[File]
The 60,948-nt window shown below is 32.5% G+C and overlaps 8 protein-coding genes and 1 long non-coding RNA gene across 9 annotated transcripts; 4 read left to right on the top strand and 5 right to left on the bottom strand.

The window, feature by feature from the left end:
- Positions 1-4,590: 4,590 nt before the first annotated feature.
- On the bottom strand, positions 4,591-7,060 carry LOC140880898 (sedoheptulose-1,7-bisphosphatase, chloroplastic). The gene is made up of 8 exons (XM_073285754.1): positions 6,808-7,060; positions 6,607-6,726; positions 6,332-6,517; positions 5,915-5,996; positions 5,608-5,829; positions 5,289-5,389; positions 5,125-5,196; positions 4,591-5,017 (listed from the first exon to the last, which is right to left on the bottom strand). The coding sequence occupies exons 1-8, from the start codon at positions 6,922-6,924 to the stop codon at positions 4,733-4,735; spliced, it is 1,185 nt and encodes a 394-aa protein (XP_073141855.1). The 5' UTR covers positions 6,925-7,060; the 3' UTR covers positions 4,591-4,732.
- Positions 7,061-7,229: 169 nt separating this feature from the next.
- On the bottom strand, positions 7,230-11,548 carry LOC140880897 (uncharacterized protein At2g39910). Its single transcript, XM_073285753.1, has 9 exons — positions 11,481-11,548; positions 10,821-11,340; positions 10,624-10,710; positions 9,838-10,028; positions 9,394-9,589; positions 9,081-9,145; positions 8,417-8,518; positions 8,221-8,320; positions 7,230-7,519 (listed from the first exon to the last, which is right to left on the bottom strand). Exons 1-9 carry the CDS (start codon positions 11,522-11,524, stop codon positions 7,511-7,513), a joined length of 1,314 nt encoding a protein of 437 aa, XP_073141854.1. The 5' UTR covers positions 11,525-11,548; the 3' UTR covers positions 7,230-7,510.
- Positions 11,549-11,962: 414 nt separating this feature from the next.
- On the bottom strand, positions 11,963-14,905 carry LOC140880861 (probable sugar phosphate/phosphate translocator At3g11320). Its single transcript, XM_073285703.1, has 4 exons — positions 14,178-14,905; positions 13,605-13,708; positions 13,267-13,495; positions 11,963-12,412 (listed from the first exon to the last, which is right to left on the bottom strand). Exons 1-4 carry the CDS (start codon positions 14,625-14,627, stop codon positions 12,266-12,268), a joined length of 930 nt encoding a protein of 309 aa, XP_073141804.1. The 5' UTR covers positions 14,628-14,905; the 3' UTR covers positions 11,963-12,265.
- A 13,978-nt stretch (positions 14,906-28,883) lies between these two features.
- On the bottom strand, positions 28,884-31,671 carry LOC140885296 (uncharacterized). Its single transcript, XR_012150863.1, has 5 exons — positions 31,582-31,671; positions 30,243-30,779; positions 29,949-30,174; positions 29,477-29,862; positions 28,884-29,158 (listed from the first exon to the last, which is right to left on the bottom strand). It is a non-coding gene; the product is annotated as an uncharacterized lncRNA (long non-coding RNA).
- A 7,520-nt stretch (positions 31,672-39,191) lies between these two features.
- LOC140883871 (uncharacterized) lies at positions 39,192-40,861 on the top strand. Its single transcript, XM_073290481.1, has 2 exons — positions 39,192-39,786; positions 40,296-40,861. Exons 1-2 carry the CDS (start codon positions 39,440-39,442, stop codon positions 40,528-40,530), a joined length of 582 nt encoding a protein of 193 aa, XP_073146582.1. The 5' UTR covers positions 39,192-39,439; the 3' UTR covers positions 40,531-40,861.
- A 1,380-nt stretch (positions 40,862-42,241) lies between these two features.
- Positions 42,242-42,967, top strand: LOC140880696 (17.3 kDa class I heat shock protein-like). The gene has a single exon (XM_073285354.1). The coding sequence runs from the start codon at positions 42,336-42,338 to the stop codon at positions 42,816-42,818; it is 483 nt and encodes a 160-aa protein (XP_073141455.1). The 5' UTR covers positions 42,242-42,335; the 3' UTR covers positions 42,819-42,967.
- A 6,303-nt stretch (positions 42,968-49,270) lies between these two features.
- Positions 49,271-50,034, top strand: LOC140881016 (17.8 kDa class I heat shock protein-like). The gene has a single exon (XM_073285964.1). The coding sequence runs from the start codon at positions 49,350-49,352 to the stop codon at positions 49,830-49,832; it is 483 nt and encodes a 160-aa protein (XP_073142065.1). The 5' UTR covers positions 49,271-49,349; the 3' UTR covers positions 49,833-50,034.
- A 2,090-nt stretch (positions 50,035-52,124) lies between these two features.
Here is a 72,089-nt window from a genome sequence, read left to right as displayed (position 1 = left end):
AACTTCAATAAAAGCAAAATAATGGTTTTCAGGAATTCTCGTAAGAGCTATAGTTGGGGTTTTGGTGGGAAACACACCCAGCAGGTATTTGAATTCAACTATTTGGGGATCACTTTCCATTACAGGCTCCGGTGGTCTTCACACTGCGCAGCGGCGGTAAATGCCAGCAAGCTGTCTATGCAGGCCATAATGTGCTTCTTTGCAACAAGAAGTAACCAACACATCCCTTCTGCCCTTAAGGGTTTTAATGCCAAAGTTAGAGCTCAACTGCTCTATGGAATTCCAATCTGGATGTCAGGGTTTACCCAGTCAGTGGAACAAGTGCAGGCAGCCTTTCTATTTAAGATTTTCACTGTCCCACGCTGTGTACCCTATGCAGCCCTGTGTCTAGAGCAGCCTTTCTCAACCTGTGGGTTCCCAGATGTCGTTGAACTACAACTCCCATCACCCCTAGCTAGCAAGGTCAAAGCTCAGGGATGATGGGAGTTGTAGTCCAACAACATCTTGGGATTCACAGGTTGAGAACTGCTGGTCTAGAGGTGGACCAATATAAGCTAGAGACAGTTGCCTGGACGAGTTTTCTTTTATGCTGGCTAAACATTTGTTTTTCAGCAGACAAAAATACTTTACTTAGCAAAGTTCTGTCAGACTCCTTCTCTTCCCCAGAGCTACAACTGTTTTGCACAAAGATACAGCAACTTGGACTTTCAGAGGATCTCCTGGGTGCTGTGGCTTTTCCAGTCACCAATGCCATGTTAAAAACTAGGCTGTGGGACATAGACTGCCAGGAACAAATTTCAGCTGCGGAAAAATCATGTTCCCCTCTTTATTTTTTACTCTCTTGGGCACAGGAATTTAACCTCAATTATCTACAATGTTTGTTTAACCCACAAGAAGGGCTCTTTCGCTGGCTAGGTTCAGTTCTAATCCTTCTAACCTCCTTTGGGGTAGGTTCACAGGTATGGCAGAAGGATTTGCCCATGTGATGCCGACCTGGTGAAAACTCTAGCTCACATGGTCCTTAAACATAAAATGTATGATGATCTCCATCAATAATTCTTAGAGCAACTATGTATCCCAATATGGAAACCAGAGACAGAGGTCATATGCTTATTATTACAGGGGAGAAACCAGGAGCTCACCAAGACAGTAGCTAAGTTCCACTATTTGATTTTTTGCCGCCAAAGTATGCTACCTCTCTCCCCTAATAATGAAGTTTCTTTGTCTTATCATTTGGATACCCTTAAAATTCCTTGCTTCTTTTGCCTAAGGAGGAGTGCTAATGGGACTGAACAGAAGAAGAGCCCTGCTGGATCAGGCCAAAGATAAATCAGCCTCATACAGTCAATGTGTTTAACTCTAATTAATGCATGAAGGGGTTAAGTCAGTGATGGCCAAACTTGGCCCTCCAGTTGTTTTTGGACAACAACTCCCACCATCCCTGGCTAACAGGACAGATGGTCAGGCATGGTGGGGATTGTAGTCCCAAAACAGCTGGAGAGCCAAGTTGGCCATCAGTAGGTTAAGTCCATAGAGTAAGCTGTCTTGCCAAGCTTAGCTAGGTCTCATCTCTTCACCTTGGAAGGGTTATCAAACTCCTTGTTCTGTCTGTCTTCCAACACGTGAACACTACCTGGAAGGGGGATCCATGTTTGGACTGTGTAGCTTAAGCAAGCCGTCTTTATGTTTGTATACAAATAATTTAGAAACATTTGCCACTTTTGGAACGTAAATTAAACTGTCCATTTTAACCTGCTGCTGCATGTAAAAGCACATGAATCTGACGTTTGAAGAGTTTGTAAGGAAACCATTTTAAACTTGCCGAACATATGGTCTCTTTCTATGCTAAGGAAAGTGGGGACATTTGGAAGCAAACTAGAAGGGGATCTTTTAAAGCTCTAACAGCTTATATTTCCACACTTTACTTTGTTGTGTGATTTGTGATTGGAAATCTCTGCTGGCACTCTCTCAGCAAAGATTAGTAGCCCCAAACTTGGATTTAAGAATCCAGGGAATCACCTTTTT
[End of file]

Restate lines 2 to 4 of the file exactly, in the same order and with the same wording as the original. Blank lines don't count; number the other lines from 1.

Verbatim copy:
The window, feature by feature from the left end:
- Positions 1-4,590: 4,590 nt before the first annotated feature.
- On the bottom strand, positions 4,591-7,060 carry LOC140880898 (sedoheptulose-1,7-bisphosphatase, chloroplastic). The gene is made up of 8 exons (XM_073285754.1): positions 6,808-7,060; positions 6,607-6,726; positions 6,332-6,517; positions 5,915-5,996; positions 5,608-5,829; positions 5,289-5,389; positions 5,125-5,196; positions 4,591-5,017 (listed from the first exon to the last, which is right to left on the bottom strand). The coding sequence occupies exons 1-8, from the start codon at positions 6,922-6,924 to the stop codon at positions 4,733-4,735; spliced, it is 1,185 nt and encodes a 394-aa protein (XP_073141855.1). The 5' UTR covers positions 6,925-7,060; the 3' UTR covers positions 4,591-4,732.